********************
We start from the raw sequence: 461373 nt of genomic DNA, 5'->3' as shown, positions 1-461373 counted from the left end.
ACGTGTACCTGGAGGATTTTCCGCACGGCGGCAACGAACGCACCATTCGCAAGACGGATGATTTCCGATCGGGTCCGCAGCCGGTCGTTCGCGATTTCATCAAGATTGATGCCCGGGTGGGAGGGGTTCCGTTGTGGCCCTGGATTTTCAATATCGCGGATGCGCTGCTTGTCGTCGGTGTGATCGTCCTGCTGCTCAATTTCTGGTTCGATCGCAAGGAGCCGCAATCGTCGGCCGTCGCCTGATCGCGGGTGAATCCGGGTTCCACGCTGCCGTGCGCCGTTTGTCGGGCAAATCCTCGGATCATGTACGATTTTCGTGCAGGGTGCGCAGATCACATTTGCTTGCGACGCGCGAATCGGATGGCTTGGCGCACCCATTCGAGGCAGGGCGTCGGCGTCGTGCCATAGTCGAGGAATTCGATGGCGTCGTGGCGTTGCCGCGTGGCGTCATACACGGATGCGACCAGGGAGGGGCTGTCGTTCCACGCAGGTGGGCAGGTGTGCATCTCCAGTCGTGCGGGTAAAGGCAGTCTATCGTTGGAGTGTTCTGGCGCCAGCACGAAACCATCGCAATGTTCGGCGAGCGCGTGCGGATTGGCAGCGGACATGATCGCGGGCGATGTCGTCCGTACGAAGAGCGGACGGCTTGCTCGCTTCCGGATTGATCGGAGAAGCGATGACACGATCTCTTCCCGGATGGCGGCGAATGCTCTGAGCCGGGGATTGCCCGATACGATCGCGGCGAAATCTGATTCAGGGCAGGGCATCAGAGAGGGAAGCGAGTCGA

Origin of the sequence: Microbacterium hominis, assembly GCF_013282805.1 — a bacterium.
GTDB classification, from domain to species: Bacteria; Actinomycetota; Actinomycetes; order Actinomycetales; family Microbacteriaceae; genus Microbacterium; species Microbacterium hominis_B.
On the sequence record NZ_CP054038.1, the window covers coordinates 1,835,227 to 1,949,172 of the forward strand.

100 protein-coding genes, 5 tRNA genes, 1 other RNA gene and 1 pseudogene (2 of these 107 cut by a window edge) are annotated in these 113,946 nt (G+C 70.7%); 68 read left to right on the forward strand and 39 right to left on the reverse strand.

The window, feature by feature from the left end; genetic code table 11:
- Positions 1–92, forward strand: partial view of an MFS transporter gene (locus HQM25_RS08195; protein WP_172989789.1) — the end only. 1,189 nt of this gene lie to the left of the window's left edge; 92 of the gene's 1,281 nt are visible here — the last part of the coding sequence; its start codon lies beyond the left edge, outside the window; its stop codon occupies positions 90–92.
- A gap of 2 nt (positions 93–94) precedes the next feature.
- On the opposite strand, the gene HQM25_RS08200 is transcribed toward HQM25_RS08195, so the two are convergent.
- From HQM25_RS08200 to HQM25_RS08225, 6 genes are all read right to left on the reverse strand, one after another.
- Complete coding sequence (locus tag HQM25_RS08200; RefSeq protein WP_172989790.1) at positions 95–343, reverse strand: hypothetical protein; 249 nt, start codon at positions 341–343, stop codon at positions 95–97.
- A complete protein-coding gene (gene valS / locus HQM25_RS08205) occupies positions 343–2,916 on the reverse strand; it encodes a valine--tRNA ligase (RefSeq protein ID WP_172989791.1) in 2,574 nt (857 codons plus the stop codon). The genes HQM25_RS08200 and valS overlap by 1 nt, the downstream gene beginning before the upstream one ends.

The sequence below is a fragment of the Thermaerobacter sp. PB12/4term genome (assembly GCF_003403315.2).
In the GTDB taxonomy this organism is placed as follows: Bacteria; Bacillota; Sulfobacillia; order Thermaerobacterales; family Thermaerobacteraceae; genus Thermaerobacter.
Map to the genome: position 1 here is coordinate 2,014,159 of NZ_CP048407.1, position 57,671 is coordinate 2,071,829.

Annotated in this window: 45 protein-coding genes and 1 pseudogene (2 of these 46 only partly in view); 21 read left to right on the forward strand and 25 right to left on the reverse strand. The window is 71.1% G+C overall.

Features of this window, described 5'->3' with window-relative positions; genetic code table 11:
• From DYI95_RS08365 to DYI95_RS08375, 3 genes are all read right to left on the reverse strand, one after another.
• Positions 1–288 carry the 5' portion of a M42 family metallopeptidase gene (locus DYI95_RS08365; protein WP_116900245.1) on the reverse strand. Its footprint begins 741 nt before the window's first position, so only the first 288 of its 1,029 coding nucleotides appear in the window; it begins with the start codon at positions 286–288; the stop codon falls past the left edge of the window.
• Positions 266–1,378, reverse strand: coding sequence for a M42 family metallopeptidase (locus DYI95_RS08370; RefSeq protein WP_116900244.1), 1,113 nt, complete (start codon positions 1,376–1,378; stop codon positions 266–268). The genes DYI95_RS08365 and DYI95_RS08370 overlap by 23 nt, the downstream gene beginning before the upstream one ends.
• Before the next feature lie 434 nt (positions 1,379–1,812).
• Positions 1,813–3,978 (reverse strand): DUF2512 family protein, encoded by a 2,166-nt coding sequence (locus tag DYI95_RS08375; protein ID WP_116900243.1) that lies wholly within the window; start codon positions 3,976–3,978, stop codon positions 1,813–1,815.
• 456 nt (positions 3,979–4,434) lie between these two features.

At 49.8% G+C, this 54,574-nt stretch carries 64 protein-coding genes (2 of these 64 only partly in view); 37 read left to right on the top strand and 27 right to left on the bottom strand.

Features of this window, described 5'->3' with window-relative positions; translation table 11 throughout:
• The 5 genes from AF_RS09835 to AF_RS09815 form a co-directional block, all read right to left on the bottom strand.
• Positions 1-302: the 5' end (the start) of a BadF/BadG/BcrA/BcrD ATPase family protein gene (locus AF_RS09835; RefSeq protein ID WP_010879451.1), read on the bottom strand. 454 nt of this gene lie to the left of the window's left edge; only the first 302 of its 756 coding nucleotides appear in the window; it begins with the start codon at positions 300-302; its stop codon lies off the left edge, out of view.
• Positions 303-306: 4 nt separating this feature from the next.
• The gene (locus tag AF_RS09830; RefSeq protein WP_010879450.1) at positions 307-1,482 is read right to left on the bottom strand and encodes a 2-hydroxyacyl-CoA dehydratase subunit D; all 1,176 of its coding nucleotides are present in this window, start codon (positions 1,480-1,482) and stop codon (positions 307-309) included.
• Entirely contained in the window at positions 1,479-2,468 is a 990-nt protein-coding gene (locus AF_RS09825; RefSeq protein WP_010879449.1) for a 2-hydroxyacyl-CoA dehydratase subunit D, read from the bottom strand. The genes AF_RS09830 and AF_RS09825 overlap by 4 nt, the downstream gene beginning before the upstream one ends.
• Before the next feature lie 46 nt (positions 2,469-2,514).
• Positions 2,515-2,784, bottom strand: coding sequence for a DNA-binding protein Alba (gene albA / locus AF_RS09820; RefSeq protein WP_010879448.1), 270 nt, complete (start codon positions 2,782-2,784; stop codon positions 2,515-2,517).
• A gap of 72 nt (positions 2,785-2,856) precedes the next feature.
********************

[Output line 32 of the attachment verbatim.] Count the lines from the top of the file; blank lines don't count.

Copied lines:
• Before the next feature lie 46 nt (positions 2,469-2,514).